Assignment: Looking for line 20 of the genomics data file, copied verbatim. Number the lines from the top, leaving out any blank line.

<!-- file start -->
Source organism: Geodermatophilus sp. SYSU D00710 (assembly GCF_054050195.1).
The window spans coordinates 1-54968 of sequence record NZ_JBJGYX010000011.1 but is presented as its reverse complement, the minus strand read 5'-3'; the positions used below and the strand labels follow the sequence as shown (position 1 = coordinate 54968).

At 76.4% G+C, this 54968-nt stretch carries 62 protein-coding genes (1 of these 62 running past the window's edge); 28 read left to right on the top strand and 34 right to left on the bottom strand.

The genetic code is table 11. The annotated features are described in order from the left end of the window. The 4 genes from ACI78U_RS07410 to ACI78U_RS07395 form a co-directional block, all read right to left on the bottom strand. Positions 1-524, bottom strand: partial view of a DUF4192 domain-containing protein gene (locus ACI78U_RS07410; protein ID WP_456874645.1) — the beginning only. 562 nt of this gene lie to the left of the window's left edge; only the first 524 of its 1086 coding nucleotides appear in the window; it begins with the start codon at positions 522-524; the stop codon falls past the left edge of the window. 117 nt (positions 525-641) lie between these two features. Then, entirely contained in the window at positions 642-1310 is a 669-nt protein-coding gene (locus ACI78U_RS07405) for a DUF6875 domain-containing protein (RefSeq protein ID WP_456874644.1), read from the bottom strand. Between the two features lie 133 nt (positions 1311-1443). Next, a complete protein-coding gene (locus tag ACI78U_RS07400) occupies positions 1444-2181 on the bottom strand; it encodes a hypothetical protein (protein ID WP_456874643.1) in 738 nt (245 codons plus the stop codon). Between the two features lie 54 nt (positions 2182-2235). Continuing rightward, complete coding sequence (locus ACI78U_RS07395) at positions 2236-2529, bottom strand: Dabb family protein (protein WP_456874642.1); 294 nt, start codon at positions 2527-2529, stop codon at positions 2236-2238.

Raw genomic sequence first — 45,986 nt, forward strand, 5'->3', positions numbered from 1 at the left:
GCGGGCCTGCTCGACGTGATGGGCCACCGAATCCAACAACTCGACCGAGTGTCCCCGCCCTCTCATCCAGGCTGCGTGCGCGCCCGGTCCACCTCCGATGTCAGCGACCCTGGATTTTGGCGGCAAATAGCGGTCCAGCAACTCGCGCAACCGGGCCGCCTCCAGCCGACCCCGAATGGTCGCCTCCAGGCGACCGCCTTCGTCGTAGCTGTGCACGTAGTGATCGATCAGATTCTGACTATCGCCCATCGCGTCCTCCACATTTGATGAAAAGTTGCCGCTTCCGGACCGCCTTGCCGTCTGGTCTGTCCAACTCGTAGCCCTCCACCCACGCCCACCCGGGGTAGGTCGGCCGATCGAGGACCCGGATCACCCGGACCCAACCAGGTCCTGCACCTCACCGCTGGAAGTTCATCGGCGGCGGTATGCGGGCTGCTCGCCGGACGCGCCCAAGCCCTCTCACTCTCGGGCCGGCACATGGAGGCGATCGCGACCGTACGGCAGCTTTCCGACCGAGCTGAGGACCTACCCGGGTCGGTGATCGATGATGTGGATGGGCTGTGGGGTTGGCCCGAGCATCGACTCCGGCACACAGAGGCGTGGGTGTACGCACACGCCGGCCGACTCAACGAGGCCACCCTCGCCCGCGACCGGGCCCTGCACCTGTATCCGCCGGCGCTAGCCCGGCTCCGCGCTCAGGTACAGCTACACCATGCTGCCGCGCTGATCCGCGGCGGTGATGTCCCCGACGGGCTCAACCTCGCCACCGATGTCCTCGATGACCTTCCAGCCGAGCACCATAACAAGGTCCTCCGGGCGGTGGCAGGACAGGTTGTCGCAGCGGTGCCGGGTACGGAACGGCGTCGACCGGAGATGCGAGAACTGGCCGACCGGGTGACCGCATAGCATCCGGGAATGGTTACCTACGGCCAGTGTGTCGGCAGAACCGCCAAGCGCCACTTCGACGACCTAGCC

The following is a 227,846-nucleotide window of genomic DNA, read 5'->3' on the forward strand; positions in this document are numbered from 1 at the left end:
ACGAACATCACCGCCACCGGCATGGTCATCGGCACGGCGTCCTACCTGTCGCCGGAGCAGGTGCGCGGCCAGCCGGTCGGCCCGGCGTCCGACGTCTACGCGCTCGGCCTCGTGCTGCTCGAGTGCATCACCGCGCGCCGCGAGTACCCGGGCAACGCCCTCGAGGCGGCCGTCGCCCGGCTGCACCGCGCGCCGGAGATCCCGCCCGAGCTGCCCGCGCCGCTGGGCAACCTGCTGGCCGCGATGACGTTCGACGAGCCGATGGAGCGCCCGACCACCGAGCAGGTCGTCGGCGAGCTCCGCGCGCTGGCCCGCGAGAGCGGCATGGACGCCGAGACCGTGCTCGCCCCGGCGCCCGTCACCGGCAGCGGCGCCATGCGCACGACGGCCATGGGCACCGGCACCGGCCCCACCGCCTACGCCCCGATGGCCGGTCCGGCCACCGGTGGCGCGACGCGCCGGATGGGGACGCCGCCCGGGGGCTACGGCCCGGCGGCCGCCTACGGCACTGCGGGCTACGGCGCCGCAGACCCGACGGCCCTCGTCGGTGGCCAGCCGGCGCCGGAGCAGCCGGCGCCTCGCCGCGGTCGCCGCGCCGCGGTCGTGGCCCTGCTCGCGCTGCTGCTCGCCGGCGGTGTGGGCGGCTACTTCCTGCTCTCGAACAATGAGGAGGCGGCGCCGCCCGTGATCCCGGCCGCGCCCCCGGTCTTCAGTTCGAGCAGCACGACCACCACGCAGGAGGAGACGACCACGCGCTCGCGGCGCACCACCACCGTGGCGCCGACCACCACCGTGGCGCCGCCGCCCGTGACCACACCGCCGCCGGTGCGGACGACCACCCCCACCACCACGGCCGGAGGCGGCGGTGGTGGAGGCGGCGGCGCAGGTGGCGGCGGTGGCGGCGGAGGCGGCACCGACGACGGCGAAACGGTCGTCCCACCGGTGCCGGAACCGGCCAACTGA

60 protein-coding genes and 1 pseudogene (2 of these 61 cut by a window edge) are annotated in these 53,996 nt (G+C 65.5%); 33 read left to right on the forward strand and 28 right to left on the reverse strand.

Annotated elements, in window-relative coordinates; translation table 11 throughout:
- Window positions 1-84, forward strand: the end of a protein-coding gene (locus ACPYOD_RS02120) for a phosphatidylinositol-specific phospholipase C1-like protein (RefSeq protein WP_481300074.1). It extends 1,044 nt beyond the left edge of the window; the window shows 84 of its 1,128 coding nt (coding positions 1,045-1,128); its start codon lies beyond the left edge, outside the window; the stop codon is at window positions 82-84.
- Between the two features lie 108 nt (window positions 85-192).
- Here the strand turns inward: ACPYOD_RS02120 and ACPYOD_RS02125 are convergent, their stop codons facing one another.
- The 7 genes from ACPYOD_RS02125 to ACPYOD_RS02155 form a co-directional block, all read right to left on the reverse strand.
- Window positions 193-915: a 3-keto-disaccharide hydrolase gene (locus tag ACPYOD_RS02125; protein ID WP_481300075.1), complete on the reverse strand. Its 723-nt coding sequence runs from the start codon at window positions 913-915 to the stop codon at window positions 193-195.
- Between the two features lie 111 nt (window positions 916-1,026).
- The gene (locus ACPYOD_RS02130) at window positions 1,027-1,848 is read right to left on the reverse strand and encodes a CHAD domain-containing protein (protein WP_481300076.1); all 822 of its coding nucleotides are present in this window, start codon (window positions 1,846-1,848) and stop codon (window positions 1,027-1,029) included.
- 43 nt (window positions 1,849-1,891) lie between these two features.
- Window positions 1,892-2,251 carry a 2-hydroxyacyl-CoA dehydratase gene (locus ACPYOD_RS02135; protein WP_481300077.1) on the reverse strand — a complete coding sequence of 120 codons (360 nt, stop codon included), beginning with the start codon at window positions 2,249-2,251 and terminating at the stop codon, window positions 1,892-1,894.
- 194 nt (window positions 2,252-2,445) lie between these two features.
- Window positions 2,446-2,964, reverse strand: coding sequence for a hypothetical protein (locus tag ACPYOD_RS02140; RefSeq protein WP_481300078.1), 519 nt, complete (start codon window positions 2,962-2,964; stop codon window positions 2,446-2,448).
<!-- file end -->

- 194 nt (window positions 2,252-2,445) lie between these two features.